Insulin is a hormone in our body that controls the storage of fats and proteins. People with diabetes experience an insulin deficiency, which results in their bodies being unable to effectively store and use proteins, fats and carbohydrates. Since they are unable to store the needed nutrients, their appetites will increase while their weight decreases. For type 1 diabetes, if the insulin levels are not medically corrected, the fat tissue and amino acids in the muscle tissue are targeted, resulting in a loss of fat and muscle mass. This can cause a drastic decrease in overall body weight, but it is extremely rare and the diabetic will develop many other illnesses by the time such a weight loss occurs.
Ketones are formed in our bodies when fatty acids and amino acids are broken down. Ketoacidosis occurs when high levels of ketones are present in the body and the body does not produce enough insulin to break the ketones down. Ketoacidosis is an extreme form of ketosis, which occurs in any otherwise healthy individual who has been fasting and results in weight loss.
Dehydration is a common symptom among diabetic patients. Diabetes causes an increase in blood sugar, which in turn leads to increased amounts of glucose in the person's urine. Excess urinary glucose will lead to increased amounts of urine being released and can lead to dehydration. If the body loses sufficient amounts of fluids, this can lead to unintentional weight loss. Diabetics with this type of weight loss experience increases in thirst.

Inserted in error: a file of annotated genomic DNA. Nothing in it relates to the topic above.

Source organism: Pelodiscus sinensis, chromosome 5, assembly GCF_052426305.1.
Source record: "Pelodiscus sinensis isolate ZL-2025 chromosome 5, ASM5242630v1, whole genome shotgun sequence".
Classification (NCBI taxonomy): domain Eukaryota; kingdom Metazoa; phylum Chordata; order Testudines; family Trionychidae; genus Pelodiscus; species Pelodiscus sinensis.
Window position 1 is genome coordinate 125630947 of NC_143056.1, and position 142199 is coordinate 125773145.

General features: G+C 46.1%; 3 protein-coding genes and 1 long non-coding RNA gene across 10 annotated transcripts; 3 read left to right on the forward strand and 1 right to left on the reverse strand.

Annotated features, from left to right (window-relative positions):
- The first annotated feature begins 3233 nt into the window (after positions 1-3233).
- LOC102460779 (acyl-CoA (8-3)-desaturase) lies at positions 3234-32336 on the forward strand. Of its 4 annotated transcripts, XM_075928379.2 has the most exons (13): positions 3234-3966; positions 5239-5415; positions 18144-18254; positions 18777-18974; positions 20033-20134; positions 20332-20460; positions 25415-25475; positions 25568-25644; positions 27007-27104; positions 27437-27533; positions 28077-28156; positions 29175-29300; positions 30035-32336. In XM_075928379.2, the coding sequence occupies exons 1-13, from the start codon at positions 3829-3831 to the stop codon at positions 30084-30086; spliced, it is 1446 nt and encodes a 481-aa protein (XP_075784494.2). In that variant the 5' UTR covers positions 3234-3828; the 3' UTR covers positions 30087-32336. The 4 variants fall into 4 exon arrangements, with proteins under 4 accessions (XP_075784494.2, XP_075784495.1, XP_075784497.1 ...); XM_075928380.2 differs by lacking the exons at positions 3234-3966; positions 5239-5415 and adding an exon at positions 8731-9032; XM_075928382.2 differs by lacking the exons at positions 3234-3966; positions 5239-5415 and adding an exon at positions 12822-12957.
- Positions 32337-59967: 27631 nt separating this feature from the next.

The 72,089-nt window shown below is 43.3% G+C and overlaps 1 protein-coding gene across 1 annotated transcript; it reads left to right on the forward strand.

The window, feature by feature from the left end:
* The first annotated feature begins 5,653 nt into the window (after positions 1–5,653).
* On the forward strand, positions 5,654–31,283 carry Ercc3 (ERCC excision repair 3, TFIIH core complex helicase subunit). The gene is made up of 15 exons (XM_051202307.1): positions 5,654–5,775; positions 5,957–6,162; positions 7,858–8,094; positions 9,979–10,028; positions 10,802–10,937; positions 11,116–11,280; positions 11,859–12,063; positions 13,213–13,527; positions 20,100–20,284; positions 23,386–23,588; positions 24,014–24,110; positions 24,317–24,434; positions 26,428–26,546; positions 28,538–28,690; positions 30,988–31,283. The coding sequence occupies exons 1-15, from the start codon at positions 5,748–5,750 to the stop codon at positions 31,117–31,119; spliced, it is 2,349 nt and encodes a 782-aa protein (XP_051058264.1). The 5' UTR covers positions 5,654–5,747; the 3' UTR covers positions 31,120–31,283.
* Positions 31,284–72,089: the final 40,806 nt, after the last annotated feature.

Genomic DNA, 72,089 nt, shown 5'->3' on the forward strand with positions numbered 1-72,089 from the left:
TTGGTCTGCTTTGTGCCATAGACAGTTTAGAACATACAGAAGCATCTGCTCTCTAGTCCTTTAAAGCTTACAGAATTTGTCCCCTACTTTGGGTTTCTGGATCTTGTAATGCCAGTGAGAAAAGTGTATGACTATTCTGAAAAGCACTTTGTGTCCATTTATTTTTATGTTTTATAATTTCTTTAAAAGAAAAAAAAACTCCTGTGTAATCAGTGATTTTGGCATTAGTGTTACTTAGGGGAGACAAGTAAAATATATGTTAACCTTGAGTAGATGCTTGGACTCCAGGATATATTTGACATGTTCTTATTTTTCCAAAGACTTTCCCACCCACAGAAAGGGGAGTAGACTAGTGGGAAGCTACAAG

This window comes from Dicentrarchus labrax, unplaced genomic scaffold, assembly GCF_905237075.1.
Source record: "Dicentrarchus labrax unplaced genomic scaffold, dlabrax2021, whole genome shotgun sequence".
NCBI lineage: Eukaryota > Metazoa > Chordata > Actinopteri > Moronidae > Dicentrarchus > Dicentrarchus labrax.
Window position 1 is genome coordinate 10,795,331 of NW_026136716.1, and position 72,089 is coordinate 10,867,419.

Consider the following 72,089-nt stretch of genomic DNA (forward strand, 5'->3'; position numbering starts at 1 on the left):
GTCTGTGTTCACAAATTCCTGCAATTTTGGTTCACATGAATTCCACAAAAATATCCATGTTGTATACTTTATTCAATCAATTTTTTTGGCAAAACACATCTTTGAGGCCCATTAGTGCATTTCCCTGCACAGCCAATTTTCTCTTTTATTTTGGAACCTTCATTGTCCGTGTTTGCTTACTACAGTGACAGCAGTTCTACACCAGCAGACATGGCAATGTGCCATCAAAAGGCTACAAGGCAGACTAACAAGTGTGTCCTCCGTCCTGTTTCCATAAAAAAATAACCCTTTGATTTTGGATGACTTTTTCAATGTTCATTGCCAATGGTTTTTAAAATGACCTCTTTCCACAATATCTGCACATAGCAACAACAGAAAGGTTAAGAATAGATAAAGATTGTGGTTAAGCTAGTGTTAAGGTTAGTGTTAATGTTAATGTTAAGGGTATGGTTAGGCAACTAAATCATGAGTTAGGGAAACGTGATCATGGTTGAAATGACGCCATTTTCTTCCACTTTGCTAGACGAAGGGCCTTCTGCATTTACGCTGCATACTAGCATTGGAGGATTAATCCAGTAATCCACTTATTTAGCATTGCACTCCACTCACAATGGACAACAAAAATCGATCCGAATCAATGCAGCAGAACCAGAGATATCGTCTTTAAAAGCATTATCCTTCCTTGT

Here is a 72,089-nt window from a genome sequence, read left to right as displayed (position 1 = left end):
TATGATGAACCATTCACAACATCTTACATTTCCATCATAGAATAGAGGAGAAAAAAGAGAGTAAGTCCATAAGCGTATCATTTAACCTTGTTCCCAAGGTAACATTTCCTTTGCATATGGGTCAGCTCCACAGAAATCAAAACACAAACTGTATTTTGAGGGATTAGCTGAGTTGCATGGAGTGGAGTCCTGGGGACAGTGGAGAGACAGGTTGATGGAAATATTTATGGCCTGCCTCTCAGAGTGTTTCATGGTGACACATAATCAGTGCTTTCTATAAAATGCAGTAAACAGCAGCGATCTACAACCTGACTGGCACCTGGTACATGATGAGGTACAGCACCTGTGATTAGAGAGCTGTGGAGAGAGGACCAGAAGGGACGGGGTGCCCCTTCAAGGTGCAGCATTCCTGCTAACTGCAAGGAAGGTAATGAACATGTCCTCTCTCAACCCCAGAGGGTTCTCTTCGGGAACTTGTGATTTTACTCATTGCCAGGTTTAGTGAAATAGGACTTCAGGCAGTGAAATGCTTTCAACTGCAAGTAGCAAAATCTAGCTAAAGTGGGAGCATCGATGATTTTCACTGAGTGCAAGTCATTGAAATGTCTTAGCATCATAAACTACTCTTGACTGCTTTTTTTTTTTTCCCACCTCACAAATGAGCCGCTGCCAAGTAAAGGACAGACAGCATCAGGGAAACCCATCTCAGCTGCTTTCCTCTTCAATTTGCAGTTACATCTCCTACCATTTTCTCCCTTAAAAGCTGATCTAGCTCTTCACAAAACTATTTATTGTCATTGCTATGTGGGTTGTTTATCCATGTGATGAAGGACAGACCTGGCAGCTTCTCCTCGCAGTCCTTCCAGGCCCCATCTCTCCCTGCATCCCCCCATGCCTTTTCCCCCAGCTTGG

Fluid loss and high glucose levels alone can both cause weight loss in a diabetic. When those factors are combined in diabetes, a person increases his risk of developing cachexia. Cachexia is extreme weight loss accompanied by atrophied muscles, fatigue, loss of appetite and general bodily weakness in anyone who is not consciously trying to lose weight. If the diabetic has secondary diseases such as Addison's disease, tuberculosis or pancreatic cancer, the possibility of developing cachexia will be significantly higher. The weight loss caused by cachexia cannot be reversed by increasing the intake of calories. Only certain types of drugs, such as steroids, are shown to be effective in treating cachexia.